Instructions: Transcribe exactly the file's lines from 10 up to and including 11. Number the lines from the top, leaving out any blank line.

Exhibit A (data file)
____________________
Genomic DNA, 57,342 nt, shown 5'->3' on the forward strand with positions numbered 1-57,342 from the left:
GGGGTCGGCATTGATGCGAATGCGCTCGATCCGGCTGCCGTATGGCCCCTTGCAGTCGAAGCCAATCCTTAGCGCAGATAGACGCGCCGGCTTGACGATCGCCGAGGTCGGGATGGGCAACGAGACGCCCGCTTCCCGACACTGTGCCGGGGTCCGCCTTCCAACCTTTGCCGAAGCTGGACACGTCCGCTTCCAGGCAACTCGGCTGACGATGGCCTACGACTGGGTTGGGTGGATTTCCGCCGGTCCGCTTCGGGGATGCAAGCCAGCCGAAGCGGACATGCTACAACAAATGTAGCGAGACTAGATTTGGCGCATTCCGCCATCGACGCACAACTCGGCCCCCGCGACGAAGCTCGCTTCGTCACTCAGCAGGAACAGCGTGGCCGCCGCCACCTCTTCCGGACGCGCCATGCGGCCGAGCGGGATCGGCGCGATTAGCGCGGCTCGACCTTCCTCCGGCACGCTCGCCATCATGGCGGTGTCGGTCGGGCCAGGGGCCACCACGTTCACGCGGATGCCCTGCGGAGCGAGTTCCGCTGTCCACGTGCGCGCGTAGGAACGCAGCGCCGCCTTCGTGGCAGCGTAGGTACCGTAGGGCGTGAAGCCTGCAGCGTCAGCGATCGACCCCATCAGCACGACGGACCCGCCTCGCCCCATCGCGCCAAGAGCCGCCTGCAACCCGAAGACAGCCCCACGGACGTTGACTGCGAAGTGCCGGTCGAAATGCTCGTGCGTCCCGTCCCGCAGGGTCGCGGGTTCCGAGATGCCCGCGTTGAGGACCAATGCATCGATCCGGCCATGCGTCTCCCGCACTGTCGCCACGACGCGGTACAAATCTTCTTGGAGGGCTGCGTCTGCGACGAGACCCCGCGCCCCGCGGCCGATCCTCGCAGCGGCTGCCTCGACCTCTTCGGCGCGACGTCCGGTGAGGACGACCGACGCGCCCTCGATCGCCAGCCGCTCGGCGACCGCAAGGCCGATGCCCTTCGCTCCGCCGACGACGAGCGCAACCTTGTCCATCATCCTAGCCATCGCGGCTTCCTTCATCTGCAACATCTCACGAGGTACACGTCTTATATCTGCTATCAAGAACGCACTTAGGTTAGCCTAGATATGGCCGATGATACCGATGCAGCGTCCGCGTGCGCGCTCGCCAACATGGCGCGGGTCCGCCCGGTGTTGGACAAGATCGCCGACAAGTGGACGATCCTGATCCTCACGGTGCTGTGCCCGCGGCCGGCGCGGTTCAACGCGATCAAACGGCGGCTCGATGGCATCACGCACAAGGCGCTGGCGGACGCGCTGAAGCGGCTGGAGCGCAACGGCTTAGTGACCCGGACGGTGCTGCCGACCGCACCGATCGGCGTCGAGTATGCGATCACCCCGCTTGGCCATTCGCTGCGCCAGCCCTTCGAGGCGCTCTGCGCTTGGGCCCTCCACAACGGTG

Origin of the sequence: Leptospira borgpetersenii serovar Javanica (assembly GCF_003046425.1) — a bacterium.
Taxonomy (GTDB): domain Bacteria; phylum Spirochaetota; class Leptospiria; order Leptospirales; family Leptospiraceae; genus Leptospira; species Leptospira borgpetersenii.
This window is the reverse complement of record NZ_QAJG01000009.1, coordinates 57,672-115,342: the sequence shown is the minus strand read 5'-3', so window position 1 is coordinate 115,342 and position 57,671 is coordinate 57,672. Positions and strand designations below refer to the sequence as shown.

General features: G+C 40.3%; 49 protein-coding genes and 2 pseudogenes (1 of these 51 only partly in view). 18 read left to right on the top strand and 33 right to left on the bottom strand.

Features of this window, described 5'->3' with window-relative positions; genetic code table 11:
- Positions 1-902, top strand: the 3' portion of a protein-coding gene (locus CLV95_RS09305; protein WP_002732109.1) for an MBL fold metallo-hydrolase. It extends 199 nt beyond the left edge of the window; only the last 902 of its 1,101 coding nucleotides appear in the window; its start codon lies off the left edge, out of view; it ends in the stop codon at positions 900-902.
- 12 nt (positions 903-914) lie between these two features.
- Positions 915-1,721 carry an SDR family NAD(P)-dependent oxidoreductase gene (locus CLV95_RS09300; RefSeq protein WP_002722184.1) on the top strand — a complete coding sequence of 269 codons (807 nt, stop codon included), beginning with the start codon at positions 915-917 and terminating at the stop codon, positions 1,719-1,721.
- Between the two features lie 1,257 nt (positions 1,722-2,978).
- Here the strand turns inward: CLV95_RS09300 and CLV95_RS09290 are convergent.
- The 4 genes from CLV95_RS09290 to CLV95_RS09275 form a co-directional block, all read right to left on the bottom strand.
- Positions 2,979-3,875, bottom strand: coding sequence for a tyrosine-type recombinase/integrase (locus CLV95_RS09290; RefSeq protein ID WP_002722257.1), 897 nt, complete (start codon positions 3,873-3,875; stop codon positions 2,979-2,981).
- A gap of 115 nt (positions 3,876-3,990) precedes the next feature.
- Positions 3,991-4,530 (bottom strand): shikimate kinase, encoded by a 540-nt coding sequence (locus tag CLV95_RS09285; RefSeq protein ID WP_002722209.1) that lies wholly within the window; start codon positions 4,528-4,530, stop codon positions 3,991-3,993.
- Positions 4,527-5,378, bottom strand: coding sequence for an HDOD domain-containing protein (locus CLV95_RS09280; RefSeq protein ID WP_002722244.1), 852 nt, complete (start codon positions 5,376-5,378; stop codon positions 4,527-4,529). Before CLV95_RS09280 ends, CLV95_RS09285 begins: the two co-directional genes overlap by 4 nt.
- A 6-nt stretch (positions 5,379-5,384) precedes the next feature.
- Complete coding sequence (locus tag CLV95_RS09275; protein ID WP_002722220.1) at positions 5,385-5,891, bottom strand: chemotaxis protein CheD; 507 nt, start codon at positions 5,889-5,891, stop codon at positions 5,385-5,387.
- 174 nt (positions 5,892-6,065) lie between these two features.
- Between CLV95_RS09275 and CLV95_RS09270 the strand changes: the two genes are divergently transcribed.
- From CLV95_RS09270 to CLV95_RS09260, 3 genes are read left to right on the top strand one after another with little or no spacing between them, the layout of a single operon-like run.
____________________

- Positions 915-1,721 carry an SDR family NAD(P)-dependent oxidoreductase gene (locus CLV95_RS09300; RefSeq protein WP_002722184.1) on the top strand — a complete coding sequence of 269 codons (807 nt, stop codon included), beginning with the start codon at positions 915-917 and terminating at the stop codon, positions 1,719-1,721.
- Between the two features lie 1,257 nt (positions 1,722-2,978).